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Doping (sport)

From Academic Kids

In sports, doping refers to the use of performance-enhancing drugs, such as anabolic steroids, particularly those that are forbidden by the organizations that regulate competitions. Some doping substances, however, are permitted in low doses (alcohol and caffeine). Another form of doping is blood doping, either by blood transfusion or use of the hormone erythropoietin (EPO). Also considered "doping" by many is the use of substances that mask other forms of doping.

Currently, tetrahydrogestrinone (THG) and modafinil are causing controversy throughout the sporting world, with many high profile cases attracting major press coverage as prominent United States athletes have tested positive for doping substances. Some athletes that were found to have used modafinil protested as the drug was not on the prohibited list at the time of their offence; however, the World Anti-Doping Agency (WADA) maintains it is a substance related to those already banned, so the decisions stand. Modafinil was added to the list of prohibited substances on August 3, 2004, ten days before the start of the 2004 Summer Olympics.

In recent years, gene doping has been reported as being an emerging form of doping. Gene doping would be very difficult to detect and when used it will last for many years.

Contents

Reaction from sports organisations

The International Amateur Athletics Federation, now the International Association of Athletics Federations, were the first international governing body of sport to take the situation seriously. In 1928 they banned participants from doping, but with little in the way of testing available they had to rely on the word of the athlete that they were clean.

It was not until 1966 that FIFA (football (soccer)) and Union Cycliste Internationale (cycling) joined the IAAF in the fight against drugs, closely followed by the International Olympic Committee the following year.

Progression in pharmacology has always outstripped the ability of sports federations to implement rigorous testing procedures but since the creation of the World Anti-Doping Agency in 1999 more and more sportspeople are being caught.

The first tests for athletes were at the 1967 European Championships and a year later the IOC implemented their first drug tests at both the Summer and Winter Olympics. Anabolic steroids became prevalent during the 1970s and after a method of detection was found they were added to the IOC's prohibited substances list in 1976.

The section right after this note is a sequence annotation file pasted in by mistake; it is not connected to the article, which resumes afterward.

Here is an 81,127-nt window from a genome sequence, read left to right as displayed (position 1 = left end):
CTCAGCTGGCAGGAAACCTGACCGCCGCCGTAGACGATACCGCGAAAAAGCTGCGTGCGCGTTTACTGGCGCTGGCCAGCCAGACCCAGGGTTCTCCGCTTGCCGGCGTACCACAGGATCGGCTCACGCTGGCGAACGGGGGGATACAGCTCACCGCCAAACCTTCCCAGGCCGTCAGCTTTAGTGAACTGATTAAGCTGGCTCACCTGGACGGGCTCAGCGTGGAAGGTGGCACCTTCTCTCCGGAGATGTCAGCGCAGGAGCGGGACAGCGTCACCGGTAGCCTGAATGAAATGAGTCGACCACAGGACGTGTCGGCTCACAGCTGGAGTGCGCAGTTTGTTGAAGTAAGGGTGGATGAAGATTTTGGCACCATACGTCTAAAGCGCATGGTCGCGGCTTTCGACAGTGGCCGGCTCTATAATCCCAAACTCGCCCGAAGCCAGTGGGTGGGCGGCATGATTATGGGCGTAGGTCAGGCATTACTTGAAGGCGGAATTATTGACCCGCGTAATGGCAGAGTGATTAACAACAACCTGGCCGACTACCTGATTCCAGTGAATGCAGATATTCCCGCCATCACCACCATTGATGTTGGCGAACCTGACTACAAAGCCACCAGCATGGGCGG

Notable drug scandals in professional sport

  • The first modern incident of doping was in 1865, when Dutch swimmers used stimulants. In the late 19th century European cyclists were using substances like caffeine and ether-coated sugar cubes to reduce pain and delay fatigue.
  • In the 1904 Olympics, Thomas Hicks (USA) won the marathon at St. Louis and collapsed. It took hours to revive him; he had taken brandy mixed with strychnine to help him win his gold medal.
  • A famous case of illicit drug use in a competition was Canadian Ben Johnson's victory in the 100 m at the 1988 Summer Olympics. He subsequently failed the drug test when stanozolol was found in his urine. He later admitted to using the steroid as well as Dianabol, Cypionate, Furazabol, and human growth hormone amongst other things. Carl Lewis was then promoted one place to take the Olympic title home.
  • In 1998 the entire Festina team were excluded from the Tour de France following the discovery of a team car containing large amounts of various performance-enhancing drugs. The team director later admitted that some of the cyclists were routinely given banned substances. Six other teams pulled out in protest including Dutch team TVM who left the tour still being questioned by the police. The Festina scandal overshadowed cyclist Marco Pantani's tour win, but he himself later failed a test. More recently David Millar, the 2003 World-Time Trial Champion admitted using EPO, and was stripped of his title and suspended for two years.
  • In the 1970s and 1980s, many athletes from Eastern bloc nations were suspected to be augmenting their ability with some kind of pharmacological help. After the fall of communism in Eastern Europe and the reunification of Germany, documents surfaced proving that the East German sport establishment had conducted systematic doping of virtually all of its world-class athletes.

See also

External links

de:Doping fr:Dopage ja:ドーピング ru:Допинг sv:Dopning (sport) es:doping

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